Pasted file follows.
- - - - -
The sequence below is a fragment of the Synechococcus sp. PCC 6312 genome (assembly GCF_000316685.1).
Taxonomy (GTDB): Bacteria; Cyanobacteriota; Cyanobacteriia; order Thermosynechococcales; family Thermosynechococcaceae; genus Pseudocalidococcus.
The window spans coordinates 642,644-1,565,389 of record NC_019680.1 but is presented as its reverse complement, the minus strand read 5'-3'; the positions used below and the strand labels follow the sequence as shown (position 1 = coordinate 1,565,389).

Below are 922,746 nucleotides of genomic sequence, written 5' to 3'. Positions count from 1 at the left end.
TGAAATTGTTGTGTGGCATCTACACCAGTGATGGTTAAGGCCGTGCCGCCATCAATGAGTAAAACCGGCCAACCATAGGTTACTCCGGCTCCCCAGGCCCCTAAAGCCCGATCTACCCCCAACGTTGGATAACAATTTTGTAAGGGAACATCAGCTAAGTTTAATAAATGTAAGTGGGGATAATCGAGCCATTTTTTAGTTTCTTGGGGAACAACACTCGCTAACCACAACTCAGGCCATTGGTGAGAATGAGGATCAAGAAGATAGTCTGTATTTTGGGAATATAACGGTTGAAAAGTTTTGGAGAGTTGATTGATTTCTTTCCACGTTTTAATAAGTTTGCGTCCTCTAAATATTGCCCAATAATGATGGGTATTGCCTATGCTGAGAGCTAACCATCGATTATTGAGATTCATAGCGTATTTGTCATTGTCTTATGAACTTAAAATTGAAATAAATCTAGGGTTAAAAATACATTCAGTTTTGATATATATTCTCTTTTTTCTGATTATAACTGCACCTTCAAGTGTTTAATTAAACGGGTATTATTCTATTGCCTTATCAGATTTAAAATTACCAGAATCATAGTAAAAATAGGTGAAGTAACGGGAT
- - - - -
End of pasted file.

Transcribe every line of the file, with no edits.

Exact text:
The sequence below is a fragment of the Synechococcus sp. PCC 6312 genome (assembly GCF_000316685.1).
Taxonomy (GTDB): Bacteria; Cyanobacteriota; Cyanobacteriia; order Thermosynechococcales; family Thermosynechococcaceae; genus Pseudocalidococcus.
The window spans coordinates 642,644-1,565,389 of record NC_019680.1 but is presented as its reverse complement, the minus strand read 5'-3'; the positions used below and the strand labels follow the sequence as shown (position 1 = coordinate 1,565,389).

Below are 922,746 nucleotides of genomic sequence, written 5' to 3'. Positions count from 1 at the left end.
TGAAATTGTTGTGTGGCATCTACACCAGTGATGGTTAAGGCCGTGCCGCCATCAATGAGTAAAACCGGCCAACCATAGGTTACTCCGGCTCCCCAGGCCCCTAAAGCCCGATCTACCCCCAACGTTGGATAACAATTTTGTAAGGGAACATCAGCTAAGTTTAATAAATGTAAGTGGGGATAATCGAGCCATTTTTTAGTTTCTTGGGGAACAACACTCGCTAACCACAACTCAGGCCATTGGTGAGAATGAGGATCAAGAAGATAGTCTGTATTTTGGGAATATAACGGTTGAAAAGTTTTGGAGAGTTGATTGATTTCTTTCCACGTTTTAATAAGTTTGCGTCCTCTAAATATTGCCCAATAATGATGGGTATTGCCTATGCTGAGAGCTAACCATCGATTATTGAGATTCATAGCGTATTTGTCATTGTCTTATGAACTTAAAATTGAAATAAATCTAGGGTTAAAAATACATTCAGTTTTGATATATATTCTCTTTTTTCTGATTATAACTGCACCTTCAAGTGTTTAATTAAACGGGTATTATTCTATTGCCTTATCAGATTTAAAATTACCAGAATCATAGTAAAAATAGGTGAAGTAACGGGAT